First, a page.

Logistics and other details: 
We rented our bikes from Bike Works in Kailua Kona. They had a good selection of well-maintained bikes and they took good care of us.

My wife, Sarah drove us up to the start and picked us up in Waimea after the ride. It would be a long slow grind to ride to the start from either Kailua Kona or Hilo. Making it a loop from Waimea might not be too bad if you're feeling more ambitious than we were.

The ride from end to end took us about 5 hours. That was at an easy pace with plenty of short rest stops.

The temperature at the start was mid-40s, and it slowly warmed until we got to Waimea where it was high-70s. Dress warmly at the start and make sure you have a place to put the layers as they start to come off.

There's no water to be had anywhere along the route.

Tuesday, January 28, 2014

One Good Thing About Climate Change...

"Winter" riding hasn't been so bad lately.

Thursday, November 21, 2013

The Velo Orange Campagne Bag Five Years In

This here is what Grant Peterson refers to as "beausage:"

And these are what you call "holes:"

And this isn't a hole yet, but will be soon:

This Velo Orange Campagne front bag has served me well for five years. Through five Super Randonneur series, the Cascade 1200, the Goldengate 1000, half of Paris-Brest-Paris, a couple of Fleches, dozens of other brevets and permanents, and countless rides that didn't count for anything in the rando world, this bag has carried everything I needed to get through cold rainy nights and blistering days. On most rides, if it wasn't in this bag then I just didn't need it.

For a bag that costs less than $100 (at least that's what it was when I bought it five years ago, it's a little over that now), I'd say it's held up well. It probably hasn't held up as well as the fancier bags that cost two or three times as much, but... well, they cost two or three times as much.

It's been a good bag. Not great, but pretty darn good. To be great it would need something easier to deal with than the buckle enclosures that confound me when my hands are cold, or when I need a candy bar in the dark. And hardware that didn't rust would be nice too. It wouldn't hurt if the window on map pocket on top were bigger and while you're at it, waterproof would be a nice feature for the map pocket. But these are really fairly small nits. Overall, the bag did what I expected it to do and did it with a good attitude. It didn't even complain the many times I over-stuffed it with smelly wet clothes and sticky candy wrappers.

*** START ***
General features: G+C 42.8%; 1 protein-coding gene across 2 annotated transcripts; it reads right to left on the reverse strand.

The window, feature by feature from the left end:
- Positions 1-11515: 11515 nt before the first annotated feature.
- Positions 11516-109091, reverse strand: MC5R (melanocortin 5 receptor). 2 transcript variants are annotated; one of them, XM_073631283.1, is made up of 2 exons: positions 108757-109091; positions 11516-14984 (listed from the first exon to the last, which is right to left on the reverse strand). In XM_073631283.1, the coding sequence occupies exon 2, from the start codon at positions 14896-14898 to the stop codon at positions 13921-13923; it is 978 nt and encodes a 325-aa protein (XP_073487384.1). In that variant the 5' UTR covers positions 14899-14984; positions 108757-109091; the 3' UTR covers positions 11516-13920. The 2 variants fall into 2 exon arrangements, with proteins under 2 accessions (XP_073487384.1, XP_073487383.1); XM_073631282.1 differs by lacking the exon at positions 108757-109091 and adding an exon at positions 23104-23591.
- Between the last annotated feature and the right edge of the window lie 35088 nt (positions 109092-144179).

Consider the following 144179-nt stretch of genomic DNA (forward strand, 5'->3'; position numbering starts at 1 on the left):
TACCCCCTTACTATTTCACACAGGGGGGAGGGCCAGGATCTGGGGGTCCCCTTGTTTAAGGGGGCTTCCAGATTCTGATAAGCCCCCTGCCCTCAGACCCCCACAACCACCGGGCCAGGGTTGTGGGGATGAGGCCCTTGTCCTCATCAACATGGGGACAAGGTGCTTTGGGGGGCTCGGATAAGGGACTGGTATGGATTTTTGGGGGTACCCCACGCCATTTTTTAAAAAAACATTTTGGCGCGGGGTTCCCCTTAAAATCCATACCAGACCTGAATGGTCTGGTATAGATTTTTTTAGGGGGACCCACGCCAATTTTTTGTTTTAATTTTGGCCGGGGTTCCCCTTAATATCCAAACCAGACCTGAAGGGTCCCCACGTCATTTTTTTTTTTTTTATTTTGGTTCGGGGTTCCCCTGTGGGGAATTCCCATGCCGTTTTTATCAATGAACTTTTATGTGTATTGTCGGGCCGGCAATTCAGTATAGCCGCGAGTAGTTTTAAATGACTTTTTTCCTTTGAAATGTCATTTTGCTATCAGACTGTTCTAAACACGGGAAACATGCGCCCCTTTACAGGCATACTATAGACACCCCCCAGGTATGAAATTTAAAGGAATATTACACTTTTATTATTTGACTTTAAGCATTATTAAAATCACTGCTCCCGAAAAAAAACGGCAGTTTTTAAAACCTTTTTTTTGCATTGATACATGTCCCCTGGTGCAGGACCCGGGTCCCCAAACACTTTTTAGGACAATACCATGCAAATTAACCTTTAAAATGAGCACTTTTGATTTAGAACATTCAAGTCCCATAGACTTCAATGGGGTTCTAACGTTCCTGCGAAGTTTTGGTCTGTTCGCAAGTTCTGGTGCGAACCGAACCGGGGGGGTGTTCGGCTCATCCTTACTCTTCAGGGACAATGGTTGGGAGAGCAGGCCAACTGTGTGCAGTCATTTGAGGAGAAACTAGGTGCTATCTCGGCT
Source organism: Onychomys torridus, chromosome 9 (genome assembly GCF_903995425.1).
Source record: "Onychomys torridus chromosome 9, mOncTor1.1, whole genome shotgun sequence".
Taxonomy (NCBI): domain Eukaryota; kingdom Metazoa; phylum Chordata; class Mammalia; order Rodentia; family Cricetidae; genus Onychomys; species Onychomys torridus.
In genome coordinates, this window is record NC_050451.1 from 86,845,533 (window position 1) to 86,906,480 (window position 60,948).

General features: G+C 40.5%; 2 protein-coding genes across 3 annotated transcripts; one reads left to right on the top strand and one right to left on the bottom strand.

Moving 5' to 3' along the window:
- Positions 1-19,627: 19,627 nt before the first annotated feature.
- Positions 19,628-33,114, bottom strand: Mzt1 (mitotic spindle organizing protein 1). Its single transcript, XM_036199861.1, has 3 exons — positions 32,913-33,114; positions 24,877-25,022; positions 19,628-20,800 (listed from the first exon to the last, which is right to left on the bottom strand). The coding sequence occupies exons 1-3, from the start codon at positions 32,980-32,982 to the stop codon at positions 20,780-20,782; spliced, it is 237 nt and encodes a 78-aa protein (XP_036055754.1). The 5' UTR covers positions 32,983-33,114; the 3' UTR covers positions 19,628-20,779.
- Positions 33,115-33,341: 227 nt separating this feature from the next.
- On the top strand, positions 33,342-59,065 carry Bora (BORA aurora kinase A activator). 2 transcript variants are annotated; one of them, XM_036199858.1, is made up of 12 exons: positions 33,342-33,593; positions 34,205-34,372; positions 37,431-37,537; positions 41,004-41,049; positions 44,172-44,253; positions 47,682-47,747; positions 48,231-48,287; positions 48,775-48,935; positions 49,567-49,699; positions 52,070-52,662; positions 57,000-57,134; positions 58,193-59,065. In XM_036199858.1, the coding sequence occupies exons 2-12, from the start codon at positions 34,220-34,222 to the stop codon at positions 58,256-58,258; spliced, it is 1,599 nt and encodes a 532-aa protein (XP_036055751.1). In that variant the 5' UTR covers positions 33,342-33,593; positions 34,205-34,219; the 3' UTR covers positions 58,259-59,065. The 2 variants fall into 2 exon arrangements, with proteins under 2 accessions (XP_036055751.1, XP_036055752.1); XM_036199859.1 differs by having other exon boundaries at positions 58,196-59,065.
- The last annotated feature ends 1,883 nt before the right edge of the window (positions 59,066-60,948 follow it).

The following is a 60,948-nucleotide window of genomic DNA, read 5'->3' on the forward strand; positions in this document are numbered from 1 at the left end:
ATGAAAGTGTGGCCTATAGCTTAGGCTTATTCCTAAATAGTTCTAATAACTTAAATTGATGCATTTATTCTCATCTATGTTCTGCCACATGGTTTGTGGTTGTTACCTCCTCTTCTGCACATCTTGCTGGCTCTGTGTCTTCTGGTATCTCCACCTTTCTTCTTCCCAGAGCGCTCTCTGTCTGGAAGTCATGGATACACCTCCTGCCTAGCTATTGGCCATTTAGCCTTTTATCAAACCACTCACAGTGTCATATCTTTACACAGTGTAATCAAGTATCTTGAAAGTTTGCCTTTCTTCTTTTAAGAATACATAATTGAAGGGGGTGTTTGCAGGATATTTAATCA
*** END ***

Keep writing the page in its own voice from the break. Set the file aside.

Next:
This bag is far from used up. I think I may get a new bag for my main brevet bike, but I'll continue to use this one on my commuter bike until the holes get too big and I start leaving trails of bike tools and Clif Bars. Even then, some hand-sewn-on patches should put things right for a few thousand more miles.

Monday, November 4, 2013

Braking Technique and Going "Over the Handlebars"

A couple of months ago Jan Heine posted an article on his blog about effective braking technique on a bicycle. In the post Jan talked about tests that Bicycle Quarterly had performed to learn some things about braking performance. The tests explored both the equipment (brakes, shoes and pads) and braking technique (front only vs. rear only vs. both), but in the blog post Jan talks about conclusions related specifically to braking technique.

One of the conclusions that seemed quite counter-intuitive to me is that on dry pavement, the front brake alone will stop a bike faster than both the front and rear brakes applied together. It’s easy to understand that under hard braking, the rider’s center of gravity shifts forward, significantly unweighting the rear wheel. As a result, the rear wheel has little traction and can’t help much with braking. But why would using the rear brake actually diminish braking performance? The article doesn't completely answer that question, but I get the impression that it has more to do with human psychology and physiology than with physics. That is, when we brake with just one lever, perhaps we’re better able to focus our effort on stopping the bike safely and quickly.

Jan was convincing enough in the article to get me to consciously shift my behavior from using both brakes most of the time to almost exclusively using the front brake. I still use the rear brake in certain situations, like when signaling with my left hand, braking on slipper surfaces or controlling my speed on a long descent, but otherwise I've been almost exclusively using the front brake lately.

Using the front brake alone is a bit unsettling at first for some who don’t have a lot of cycling experience. It’s easy to imagine braking too hard with the front brake and something like this happening:

But as Jan points out, it’s possible to brake quite hard with the front brake without going over the handlebars as long as you shift your weight backward and brace yourself firmly against the handlebars so that the deceleration doesn't force your weight forward.

Recently I did some real world testing of my own on this whole over-the-handlebars issue. My methods may have not been up to the same standards as BQ, but I think I came away a little smarter none-the-less.